Jim Prentice and Wildrose champion Rob Anderson square off in Round 1, as members of the Calgary Chamber of Commerce look on. Actual scenes from Alberta political discourse may not appear exactly as illustrated. Judge Dave gives Round 1 to Mr. Prentice. Below: The real Mr. Prentice and the real Mr. Anderson.

Well, it’s hard to know for sure, but I’d say the first open policy scrap between Jim Prentice, Progressive Conservative Premier Apparent of Alberta, and the Wildrose Opposition yesterday morning went to Mr. Prentice.

Leastways, by most accounts Mr. Prentice managed to sound like a grownup when he gave a policy speech over breakfast to the members of the Calgary Chamber of Commerce, his first such event since making his long-expected candidacy official on Wednesday.

In response to a questioner, he stated clearly that if you’re going to run a Canadian provincial government, you may have to incur some debt in order to build the expensive stuff you need when your population grows, like hospitals, schools, roads and seniors’ facilities. The CBC made a recording of the Question and Answer session, so you can listen for yourself to what he had to say and how he said it.

“This isn’t about ideology, it is about people and the basic responsibilities of government,” said Mr. Prentice, in what seems to have become the symbolic sound bite of the affair. He also stated that Alberta has “an incredible infrastructure deficit” – although he was too savvy to put the blame for that fact where it belongs, on the shoulders of the now-sainted premier Ralph Klein.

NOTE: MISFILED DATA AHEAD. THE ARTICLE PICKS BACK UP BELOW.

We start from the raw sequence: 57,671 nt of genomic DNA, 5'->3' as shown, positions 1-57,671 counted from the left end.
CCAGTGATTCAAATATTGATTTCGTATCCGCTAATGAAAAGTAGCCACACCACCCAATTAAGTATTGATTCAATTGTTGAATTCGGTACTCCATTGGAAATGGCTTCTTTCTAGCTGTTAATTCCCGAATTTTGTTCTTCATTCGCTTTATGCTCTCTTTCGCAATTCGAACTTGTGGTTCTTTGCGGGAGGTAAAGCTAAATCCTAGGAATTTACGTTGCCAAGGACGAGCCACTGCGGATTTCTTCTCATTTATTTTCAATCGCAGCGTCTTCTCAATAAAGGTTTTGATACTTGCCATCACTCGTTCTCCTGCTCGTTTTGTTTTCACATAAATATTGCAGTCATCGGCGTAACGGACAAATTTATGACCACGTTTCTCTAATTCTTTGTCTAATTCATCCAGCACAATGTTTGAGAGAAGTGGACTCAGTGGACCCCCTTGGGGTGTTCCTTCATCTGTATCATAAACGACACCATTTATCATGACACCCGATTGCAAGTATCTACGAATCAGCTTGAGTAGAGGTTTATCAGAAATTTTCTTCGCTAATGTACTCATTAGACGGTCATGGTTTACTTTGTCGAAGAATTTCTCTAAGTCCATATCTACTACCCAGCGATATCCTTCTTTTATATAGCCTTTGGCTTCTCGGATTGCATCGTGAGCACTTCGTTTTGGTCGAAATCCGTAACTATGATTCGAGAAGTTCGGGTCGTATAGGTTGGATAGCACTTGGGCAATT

Without naming names, he observed of the infrastructure hangover left by Mr. Klein’s period of misrule: “This has to be built. Let’s get on with it. That’s how all other democratic governments function and that’s how this one will.”

Remember that the lawyer, lobbyist, senior banker and former federal cabinet minister was speaking to a friendly and sympathetic crowd. Calgary is his home, and the community he represented for the Conservative Party of Canada. And the Calgary Chamber is a titch more liberal than Chambers of Commerce in most Canadian cities. The room was certainly packed with people in favour of the idea of public spending on big infrastructure projects, however it’s financed.

As for the Wildrose Opposition, it’s not a condemnation to say it reacted predictably. You can frame it positively: the Wildrose Party under Leader Danielle Smith has unequivocally staked out its position that each provincial budget should be balanced and there are few times a province as rich as Alberta should need to go into debt, maybe none.

The Wildrosers have certainly never made any bones about the fact that on most issues, though not every one, they are well to the to the right of the Tory governments of Ed Stelmach, Alison Redford, Dave Hancock and – by the sound of it – the one that will likely be run by Mr. Prentice.

Or you can frame it negatively: the Wildrose Party has boxed itself by taking an inflexible position on debt and economic development, and Mr. Prentice tried to exploit that.

However you see it – and how you see it is likely to be tied to your own beliefs on this question – Wildrose spokespeople and their close friends in the media reacted instinctively, saying pretty much what you’d expect in response to Mr. Prentice’s statement he would be prepared to use debt to build infrastructure.